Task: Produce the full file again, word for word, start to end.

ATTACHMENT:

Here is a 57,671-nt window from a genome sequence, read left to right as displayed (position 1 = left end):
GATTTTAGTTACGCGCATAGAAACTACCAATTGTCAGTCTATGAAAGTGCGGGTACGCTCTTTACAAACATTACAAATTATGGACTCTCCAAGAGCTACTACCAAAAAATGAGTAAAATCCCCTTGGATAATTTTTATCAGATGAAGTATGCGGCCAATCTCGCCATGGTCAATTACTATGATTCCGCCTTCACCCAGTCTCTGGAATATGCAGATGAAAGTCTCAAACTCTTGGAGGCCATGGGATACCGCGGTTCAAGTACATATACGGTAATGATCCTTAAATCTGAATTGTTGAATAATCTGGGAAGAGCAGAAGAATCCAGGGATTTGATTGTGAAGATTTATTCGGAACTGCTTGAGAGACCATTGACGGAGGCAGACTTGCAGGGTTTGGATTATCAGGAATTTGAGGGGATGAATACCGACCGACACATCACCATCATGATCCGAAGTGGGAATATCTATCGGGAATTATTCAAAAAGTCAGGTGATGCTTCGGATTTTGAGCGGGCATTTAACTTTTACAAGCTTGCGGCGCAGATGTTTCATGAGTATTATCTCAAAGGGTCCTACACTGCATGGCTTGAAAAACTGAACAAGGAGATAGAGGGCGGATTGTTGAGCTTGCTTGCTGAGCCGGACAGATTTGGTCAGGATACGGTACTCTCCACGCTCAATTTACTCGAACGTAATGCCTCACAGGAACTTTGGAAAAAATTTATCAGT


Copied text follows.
Here is a 57,671-nt window from a genome sequence, read left to right as displayed (position 1 = left end):
GATTTTAGTTACGCGCATAGAAACTACCAATTGTCAGTCTATGAAAGTGCGGGTACGCTCTTTACAAACATTACAAATTATGGACTCTCCAAGAGCTACTACCAAAAAATGAGTAAAATCCCCTTGGATAATTTTTATCAGATGAAGTATGCGGCCAATCTCGCCATGGTCAATTACTATGATTCCGCCTTCACCCAGTCTCTGGAATATGCAGATGAAAGTCTCAAACTCTTGGAGGCCATGGGATACCGCGGTTCAAGTACATATACGGTAATGATCCTTAAATCTGAATTGTTGAATAATCTGGGAAGAGCAGAAGAATCCAGGGATTTGATTGTGAAGATTTATTCGGAACTGCTTGAGAGACCATTGACGGAGGCAGACTTGCAGGGTTTGGATTATCAGGAATTTGAGGGGATGAATACCGACCGACACATCACCATCATGATCCGAAGTGGGAATATCTATCGGGAATTATTCAAAAAGTCAGGTGATGCTTCGGATTTTGAGCGGGCATTTAACTTTTACAAGCTTGCGGCGCAGATGTTTCATGAGTATTATCTCAAAGGGTCCTACACTGCATGGCTTGAAAAACTGAACAAGGAGATAGAGGGCGGATTGTTGAGCTTGCTTGCTGAGCCGGACAGATTTGGTCAGGATACGGTACTCTCCACGCTCAATTTACTCGAACGTAATGCCTCACAGGAACTTTGGAAAAAATTTATCAGT